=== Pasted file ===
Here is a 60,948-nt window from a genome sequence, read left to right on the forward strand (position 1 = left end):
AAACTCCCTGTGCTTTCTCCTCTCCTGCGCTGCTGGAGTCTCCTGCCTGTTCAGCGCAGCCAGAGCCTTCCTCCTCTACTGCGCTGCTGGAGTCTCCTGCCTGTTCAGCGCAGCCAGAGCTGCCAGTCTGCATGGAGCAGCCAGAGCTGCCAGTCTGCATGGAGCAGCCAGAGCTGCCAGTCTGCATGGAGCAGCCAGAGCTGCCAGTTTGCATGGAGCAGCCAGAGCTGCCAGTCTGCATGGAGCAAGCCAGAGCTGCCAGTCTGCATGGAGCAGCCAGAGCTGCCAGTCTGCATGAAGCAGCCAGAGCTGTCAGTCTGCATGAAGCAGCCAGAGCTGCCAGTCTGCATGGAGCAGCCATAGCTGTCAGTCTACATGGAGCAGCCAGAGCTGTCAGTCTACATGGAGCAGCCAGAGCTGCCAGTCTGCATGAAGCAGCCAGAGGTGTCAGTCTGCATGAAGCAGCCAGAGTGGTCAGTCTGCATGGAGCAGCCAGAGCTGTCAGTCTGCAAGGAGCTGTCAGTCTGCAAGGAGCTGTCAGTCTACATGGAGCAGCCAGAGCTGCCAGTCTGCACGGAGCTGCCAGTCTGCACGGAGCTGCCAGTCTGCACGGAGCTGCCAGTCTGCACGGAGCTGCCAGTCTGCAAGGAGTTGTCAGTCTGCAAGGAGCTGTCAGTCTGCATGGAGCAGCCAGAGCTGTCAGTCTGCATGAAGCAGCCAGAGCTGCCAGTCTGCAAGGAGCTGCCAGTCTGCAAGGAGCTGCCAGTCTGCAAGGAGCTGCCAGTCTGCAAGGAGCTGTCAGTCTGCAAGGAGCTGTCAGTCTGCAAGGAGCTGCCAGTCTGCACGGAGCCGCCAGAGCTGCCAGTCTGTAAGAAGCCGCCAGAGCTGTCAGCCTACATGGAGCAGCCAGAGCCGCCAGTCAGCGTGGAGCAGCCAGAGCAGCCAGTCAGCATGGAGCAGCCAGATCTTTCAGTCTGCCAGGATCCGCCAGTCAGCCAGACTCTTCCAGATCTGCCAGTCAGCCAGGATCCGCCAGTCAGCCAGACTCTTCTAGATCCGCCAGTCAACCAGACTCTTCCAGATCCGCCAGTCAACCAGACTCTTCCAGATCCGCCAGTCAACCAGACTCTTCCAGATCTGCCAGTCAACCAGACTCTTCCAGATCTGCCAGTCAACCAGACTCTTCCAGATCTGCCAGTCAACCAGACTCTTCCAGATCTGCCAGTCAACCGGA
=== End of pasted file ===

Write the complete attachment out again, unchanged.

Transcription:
Here is a 60,948-nt window from a genome sequence, read left to right on the forward strand (position 1 = left end):
AAACTCCCTGTGCTTTCTCCTCTCCTGCGCTGCTGGAGTCTCCTGCCTGTTCAGCGCAGCCAGAGCCTTCCTCCTCTACTGCGCTGCTGGAGTCTCCTGCCTGTTCAGCGCAGCCAGAGCTGCCAGTCTGCATGGAGCAGCCAGAGCTGCCAGTCTGCATGGAGCAGCCAGAGCTGCCAGTCTGCATGGAGCAGCCAGAGCTGCCAGTTTGCATGGAGCAGCCAGAGCTGCCAGTCTGCATGGAGCAAGCCAGAGCTGCCAGTCTGCATGGAGCAGCCAGAGCTGCCAGTCTGCATGAAGCAGCCAGAGCTGTCAGTCTGCATGAAGCAGCCAGAGCTGCCAGTCTGCATGGAGCAGCCATAGCTGTCAGTCTACATGGAGCAGCCAGAGCTGTCAGTCTACATGGAGCAGCCAGAGCTGCCAGTCTGCATGAAGCAGCCAGAGGTGTCAGTCTGCATGAAGCAGCCAGAGTGGTCAGTCTGCATGGAGCAGCCAGAGCTGTCAGTCTGCAAGGAGCTGTCAGTCTGCAAGGAGCTGTCAGTCTACATGGAGCAGCCAGAGCTGCCAGTCTGCACGGAGCTGCCAGTCTGCACGGAGCTGCCAGTCTGCACGGAGCTGCCAGTCTGCACGGAGCTGCCAGTCTGCAAGGAGTTGTCAGTCTGCAAGGAGCTGTCAGTCTGCATGGAGCAGCCAGAGCTGTCAGTCTGCATGAAGCAGCCAGAGCTGCCAGTCTGCAAGGAGCTGCCAGTCTGCAAGGAGCTGCCAGTCTGCAAGGAGCTGCCAGTCTGCAAGGAGCTGTCAGTCTGCAAGGAGCTGTCAGTCTGCAAGGAGCTGCCAGTCTGCACGGAGCCGCCAGAGCTGCCAGTCTGTAAGAAGCCGCCAGAGCTGTCAGCCTACATGGAGCAGCCAGAGCCGCCAGTCAGCGTGGAGCAGCCAGAGCAGCCAGTCAGCATGGAGCAGCCAGATCTTTCAGTCTGCCAGGATCCGCCAGTCAGCCAGACTCTTCCAGATCTGCCAGTCAGCCAGGATCCGCCAGTCAGCCAGACTCTTCTAGATCCGCCAGTCAACCAGACTCTTCCAGATCCGCCAGTCAACCAGACTCTTCCAGATCCGCCAGTCAACCAGACTCTTCCAGATCTGCCAGTCAACCAGACTCTTCCAGATCTGCCAGTCAACCAGACTCTTCCAGATCTGCCAGTCAACCAGACTCTTCCAGATCTGCCAGTCAACCGGA